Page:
To add these three new files to our archive, we first need to open File Roller, and then open the archive to which we wish to add files. To open our "chaucer.tar.gz" archive, press the Open button on the toolbar, or choose the Archive menu and then Open …. Navigate to the archive, select it, and a few seconds later it should be open in File Roller.

We didn't need to choose Open … on the Archive menu; instead, we could have gone to Open Recent and selected "chaucer.tar.gz" from there, since it was one of the last five archives with which we had worked.

Adding files to an archive is pretty easy. Press the Add button on the toolbar, or choose the Edit menu and then Add Files …. Navigate to the location of the files you wish to add and select them. To choose more than one file at a time, hold down the Ctrl key on your keyboard if you wish to select files that are not next to one another, or, if you wish to grab several files that are listed next to each other, click on the first one and then press the Shift key on your keyboard as you click on the last one. After you've made your selections, press OK. You should see your new additions show up in your File Roller archive shortly.

The four files we've been using together total 2.2 MB, but compressed into a .tar.gz file, they come out to 821 kb. Not too shabby!

Uncompressing files & folders

File Roller can also be used to uncompress archives. Unfortunately, File Roller does not integrate itself into the context menu that opens when you right-click on an archive, unless you do so manually for every archive file type that you wish to open with File Roller. Or you can just open File Roller, navigate to the archive, and open it that way. Let's look at the latter method, as it's a bit simpler.

Open File Roller, and then press the Open button on the toolbar, or select the Archive menu and then Open …, and navigate from there to your archive. Once you have it selected, press OK. In a few seconds, the archive should open up in File Roller so you can see the list of contents. Our "chaucer.tar.gz" archive looks familiar.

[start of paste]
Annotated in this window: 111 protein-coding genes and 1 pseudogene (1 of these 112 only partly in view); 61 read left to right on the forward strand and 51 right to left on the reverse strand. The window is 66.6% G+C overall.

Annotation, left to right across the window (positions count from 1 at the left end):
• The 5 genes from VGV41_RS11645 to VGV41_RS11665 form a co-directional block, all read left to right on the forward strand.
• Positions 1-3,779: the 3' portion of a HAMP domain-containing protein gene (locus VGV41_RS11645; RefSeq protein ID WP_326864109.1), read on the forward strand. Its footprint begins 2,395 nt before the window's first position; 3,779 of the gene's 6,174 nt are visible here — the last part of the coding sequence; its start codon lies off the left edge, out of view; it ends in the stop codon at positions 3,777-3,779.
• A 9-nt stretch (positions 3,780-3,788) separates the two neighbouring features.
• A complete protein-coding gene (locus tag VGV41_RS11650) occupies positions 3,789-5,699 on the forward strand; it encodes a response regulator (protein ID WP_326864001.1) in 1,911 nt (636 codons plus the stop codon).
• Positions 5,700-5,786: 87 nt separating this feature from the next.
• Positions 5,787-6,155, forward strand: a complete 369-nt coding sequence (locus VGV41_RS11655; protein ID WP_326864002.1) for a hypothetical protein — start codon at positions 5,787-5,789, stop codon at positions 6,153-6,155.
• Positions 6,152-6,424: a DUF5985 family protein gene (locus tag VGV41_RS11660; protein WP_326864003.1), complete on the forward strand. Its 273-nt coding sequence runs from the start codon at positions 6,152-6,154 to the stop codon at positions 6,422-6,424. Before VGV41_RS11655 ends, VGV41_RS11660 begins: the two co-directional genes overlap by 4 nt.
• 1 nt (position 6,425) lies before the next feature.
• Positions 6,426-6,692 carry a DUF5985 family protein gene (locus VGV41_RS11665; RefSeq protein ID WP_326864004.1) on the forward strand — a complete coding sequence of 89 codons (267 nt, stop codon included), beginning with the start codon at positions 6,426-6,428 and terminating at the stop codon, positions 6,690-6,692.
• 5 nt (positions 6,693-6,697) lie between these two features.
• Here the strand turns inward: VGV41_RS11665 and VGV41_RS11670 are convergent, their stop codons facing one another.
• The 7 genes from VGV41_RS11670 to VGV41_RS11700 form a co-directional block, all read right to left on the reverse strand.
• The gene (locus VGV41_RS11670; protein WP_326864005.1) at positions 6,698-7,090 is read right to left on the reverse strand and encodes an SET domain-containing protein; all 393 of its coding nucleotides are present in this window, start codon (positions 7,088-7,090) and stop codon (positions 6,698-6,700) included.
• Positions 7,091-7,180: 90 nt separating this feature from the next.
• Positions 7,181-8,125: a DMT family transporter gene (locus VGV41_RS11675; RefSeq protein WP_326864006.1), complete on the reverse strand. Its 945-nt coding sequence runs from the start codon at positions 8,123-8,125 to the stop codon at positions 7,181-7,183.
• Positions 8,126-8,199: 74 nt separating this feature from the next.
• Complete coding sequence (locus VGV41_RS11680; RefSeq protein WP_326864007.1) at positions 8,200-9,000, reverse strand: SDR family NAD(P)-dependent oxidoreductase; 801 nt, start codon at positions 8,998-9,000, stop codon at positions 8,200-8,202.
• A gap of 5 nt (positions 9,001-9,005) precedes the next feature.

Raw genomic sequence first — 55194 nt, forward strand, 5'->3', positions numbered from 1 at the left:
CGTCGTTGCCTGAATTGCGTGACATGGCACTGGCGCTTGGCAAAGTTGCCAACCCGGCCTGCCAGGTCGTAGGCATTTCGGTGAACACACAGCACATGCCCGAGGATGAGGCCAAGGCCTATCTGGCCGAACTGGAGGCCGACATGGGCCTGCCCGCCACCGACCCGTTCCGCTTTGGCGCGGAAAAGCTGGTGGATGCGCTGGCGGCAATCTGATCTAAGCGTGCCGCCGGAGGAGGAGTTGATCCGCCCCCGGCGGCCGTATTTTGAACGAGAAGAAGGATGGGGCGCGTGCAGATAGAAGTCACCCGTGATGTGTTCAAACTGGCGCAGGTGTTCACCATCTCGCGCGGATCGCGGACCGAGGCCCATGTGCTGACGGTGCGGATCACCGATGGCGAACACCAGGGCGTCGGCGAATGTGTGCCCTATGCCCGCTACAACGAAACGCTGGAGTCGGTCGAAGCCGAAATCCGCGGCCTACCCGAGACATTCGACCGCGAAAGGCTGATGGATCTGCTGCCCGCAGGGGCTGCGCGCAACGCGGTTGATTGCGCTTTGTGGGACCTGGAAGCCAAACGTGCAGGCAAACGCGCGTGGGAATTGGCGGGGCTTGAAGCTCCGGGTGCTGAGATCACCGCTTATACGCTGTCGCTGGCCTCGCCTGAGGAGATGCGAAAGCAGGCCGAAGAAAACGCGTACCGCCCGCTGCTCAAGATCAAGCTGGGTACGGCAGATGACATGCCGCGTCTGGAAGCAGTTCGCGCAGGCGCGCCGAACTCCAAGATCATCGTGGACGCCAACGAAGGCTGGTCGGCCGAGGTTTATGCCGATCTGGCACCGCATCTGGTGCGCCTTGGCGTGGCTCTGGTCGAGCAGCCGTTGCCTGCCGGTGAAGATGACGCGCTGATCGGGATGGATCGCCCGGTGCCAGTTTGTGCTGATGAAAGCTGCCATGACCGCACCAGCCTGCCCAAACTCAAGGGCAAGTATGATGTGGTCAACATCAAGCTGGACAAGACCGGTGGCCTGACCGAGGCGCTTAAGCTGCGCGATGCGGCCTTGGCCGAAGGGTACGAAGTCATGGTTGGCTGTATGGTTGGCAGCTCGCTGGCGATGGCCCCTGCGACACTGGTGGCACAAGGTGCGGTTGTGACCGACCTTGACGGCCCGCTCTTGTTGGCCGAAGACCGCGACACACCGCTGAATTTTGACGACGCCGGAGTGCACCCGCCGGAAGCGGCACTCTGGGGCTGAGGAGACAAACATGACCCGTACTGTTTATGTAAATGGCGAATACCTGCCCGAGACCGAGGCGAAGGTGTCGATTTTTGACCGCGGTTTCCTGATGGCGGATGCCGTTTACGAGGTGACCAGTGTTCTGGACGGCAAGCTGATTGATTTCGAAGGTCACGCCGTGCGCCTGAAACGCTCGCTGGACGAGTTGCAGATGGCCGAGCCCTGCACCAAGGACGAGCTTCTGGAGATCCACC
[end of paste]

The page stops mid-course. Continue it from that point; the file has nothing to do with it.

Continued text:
Opening an archive using File Roller.

To get the files out of the archive, press the Extract button on the toolbar, or select the Edit menu and then Extract to …. You will see the Extract window open up, with several choices to make.

Extracting files using File Roller.

Let's walk through this menu. "Destination folder" is asking just that: where you wish the extracted files to go. Press the Browse… button and make your choice. If you constantly extract files to a particular location, make sure it's selected, and then press the Add to Bookmarks button. The path will appear in the "Bookmarks" area, and you choose it in the future with just one click.

If you didn't choose any specific files in the listing that appeared in the File Roller window, then you are basically constrained to expanding all the files; however, if you had instead chosen one or more specific files, then both All files and Selected files would be options, and you could choose as necessary. The "Actions" choices on the right side of the window are pretty self-explanatory. I do recommend, however, that you leave Recreate folders checked; otherwise, you may end up with files everywhere.

If you select View destination folder after extraction, then the Nautilus file manager will open once the extraction has completed, if it is installed on your system. Yes, Nautilus is a GNOME application, and it looks a bit weird opening up in my KDE, but remember, File Roller is a GNOME application as well, so it's not surprising. Generally, I leave this unchecked, as I don't use Nautilus and instead use KDE and the Konqueror file manager, but GNOME users may want to check the box.

Further information about File Roller

The main File Roller Web site can be accessed at At the site, you can get the basic information about the software: the latest news about development, downloads, screenshots, and how to contact the main developer.

Further details can be found at Here you can track bugs, make feature requests, and download binaries in RPM format and source code if you wish to compile File Roller yourself.


File compression is one of those gotta-have utilities that every computer user needs. Fortunately, Linux has File Roller. It's free in cost and in code, and it works well. As the world becomes more and more networked, compression continues to gain in importance, and it's good to know there are open source tools available that enable us to make use of the wide variety of compression formats available.